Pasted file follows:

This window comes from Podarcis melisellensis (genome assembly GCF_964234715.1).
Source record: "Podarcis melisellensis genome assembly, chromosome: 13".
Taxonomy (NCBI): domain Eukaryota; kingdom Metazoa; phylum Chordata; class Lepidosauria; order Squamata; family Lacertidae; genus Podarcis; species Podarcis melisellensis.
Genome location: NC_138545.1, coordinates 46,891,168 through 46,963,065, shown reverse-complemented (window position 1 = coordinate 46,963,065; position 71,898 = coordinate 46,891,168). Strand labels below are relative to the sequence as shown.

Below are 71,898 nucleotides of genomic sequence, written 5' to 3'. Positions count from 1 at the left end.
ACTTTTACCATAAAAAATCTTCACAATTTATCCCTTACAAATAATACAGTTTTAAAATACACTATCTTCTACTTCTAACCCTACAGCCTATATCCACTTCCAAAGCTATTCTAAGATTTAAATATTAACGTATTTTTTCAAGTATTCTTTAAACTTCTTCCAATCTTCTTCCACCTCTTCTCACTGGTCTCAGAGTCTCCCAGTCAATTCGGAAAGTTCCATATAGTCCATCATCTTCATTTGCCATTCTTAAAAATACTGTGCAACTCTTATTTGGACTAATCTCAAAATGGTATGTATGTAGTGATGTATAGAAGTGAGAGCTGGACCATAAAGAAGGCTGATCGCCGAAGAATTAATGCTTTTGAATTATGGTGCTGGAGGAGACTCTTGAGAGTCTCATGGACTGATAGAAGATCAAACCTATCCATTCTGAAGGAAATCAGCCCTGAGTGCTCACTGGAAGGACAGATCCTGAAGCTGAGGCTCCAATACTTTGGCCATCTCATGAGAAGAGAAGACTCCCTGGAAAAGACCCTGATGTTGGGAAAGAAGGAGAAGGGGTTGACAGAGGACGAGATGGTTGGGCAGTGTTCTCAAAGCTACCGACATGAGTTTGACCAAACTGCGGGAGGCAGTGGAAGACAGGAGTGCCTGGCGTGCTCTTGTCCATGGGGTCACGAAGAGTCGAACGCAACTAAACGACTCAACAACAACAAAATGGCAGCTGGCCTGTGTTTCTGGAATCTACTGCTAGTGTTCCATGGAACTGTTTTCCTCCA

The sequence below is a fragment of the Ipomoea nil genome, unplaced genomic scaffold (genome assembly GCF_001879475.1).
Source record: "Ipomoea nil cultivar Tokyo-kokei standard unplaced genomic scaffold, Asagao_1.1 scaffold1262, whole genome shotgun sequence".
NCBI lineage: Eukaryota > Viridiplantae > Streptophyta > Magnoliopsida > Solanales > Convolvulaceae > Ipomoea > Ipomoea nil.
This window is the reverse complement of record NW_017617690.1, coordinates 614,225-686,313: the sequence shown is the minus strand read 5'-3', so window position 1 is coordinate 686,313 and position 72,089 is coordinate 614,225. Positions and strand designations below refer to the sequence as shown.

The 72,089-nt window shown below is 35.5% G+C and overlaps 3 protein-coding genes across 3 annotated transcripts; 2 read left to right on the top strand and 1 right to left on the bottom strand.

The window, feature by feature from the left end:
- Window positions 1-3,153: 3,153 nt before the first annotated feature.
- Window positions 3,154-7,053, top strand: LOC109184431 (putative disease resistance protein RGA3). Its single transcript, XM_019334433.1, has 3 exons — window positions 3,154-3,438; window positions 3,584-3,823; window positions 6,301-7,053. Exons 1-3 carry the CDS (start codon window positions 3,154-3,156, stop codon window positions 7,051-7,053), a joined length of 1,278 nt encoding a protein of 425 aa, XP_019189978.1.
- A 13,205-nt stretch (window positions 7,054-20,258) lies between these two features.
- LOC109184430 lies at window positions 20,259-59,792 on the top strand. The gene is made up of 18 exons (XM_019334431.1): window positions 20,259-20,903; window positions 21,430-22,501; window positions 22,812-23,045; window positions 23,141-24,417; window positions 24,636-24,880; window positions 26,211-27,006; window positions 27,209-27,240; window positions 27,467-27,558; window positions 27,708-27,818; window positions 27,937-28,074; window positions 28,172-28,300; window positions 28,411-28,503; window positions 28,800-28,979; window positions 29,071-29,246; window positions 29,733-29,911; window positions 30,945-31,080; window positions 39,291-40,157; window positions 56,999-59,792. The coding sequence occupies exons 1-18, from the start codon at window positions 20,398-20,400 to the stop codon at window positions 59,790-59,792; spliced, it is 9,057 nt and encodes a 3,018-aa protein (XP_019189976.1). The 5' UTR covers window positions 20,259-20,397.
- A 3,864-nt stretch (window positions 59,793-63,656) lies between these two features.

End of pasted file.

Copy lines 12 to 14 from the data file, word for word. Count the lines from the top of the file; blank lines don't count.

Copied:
The window, feature by feature from the left end:
- Window positions 1-3,153: 3,153 nt before the first annotated feature.
- Window positions 3,154-7,053, top strand: LOC109184431 (putative disease resistance protein RGA3). Its single transcript, XM_019334433.1, has 3 exons — window positions 3,154-3,438; window positions 3,584-3,823; window positions 6,301-7,053. Exons 1-3 carry the CDS (start codon window positions 3,154-3,156, stop codon window positions 7,051-7,053), a joined length of 1,278 nt encoding a protein of 425 aa, XP_019189978.1.